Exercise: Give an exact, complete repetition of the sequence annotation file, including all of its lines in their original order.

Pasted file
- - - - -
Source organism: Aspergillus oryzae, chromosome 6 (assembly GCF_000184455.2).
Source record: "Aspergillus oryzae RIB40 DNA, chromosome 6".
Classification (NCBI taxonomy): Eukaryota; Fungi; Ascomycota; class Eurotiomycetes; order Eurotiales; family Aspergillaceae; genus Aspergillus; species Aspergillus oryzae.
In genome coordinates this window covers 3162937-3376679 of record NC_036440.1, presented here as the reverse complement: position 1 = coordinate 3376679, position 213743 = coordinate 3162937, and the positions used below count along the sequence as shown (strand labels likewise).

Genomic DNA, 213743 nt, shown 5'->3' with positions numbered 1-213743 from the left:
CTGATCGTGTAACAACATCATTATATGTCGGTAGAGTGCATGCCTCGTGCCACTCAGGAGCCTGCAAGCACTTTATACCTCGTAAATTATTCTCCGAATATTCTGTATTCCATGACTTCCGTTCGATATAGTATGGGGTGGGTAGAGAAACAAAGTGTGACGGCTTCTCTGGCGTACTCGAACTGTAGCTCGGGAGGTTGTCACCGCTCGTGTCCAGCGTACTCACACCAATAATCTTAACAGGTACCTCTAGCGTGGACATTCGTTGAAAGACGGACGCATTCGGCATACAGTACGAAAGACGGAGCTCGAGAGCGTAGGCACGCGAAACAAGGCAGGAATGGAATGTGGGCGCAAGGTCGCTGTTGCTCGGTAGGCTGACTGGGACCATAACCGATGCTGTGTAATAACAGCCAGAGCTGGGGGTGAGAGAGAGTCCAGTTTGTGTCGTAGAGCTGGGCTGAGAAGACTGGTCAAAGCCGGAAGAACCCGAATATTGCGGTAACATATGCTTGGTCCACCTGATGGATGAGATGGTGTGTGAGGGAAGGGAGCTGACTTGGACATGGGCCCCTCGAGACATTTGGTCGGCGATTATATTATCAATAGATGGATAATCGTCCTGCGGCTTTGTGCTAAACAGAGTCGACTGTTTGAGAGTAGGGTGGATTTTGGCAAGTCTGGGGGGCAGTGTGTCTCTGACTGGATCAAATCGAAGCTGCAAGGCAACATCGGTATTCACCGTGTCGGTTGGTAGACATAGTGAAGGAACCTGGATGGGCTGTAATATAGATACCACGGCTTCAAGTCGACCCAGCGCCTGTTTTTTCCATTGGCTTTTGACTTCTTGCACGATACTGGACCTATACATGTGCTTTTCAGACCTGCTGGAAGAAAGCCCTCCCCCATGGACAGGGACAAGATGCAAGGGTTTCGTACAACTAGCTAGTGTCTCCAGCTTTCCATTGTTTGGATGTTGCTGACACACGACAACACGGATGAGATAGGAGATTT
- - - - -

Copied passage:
Source organism: Aspergillus oryzae, chromosome 6 (assembly GCF_000184455.2).
Source record: "Aspergillus oryzae RIB40 DNA, chromosome 6".
Classification (NCBI taxonomy): Eukaryota; Fungi; Ascomycota; class Eurotiomycetes; order Eurotiales; family Aspergillaceae; genus Aspergillus; species Aspergillus oryzae.
In genome coordinates this window covers 3162937-3376679 of record NC_036440.1, presented here as the reverse complement: position 1 = coordinate 3376679, position 213743 = coordinate 3162937, and the positions used below count along the sequence as shown (strand labels likewise).

Genomic DNA, 213743 nt, shown 5'->3' with positions numbered 1-213743 from the left:
CTGATCGTGTAACAACATCATTATATGTCGGTAGAGTGCATGCCTCGTGCCACTCAGGAGCCTGCAAGCACTTTATACCTCGTAAATTATTCTCCGAATATTCTGTATTCCATGACTTCCGTTCGATATAGTATGGGGTGGGTAGAGAAACAAAGTGTGACGGCTTCTCTGGCGTACTCGAACTGTAGCTCGGGAGGTTGTCACCGCTCGTGTCCAGCGTACTCACACCAATAATCTTAACAGGTACCTCTAGCGTGGACATTCGTTGAAAGACGGACGCATTCGGCATACAGTACGAAAGACGGAGCTCGAGAGCGTAGGCACGCGAAACAAGGCAGGAATGGAATGTGGGCGCAAGGTCGCTGTTGCTCGGTAGGCTGACTGGGACCATAACCGATGCTGTGTAATAACAGCCAGAGCTGGGGGTGAGAGAGAGTCCAGTTTGTGTCGTAGAGCTGGGCTGAGAAGACTGGTCAAAGCCGGAAGAACCCGAATATTGCGGTAACATATGCTTGGTCCACCTGATGGATGAGATGGTGTGTGAGGGAAGGGAGCTGACTTGGACATGGGCCCCTCGAGACATTTGGTCGGCGATTATATTATCAATAGATGGATAATCGTCCTGCGGCTTTGTGCTAAACAGAGTCGACTGTTTGAGAGTAGGGTGGATTTTGGCAAGTCTGGGGGGCAGTGTGTCTCTGACTGGATCAAATCGAAGCTGCAAGGCAACATCGGTATTCACCGTGTCGGTTGGTAGACATAGTGAAGGAACCTGGATGGGCTGTAATATAGATACCACGGCTTCAAGTCGACCCAGCGCCTGTTTTTTCCATTGGCTTTTGACTTCTTGCACGATACTGGACCTATACATGTGCTTTTCAGACCTGCTGGAAGAAAGCCCTCCCCCATGGACAGGGACAAGATGCAAGGGTTTCGTACAACTAGCTAGTGTCTCCAGCTTTCCATTGTTTGGATGTTGCTGACACACGACAACACGGATGAGATAGGAGATTT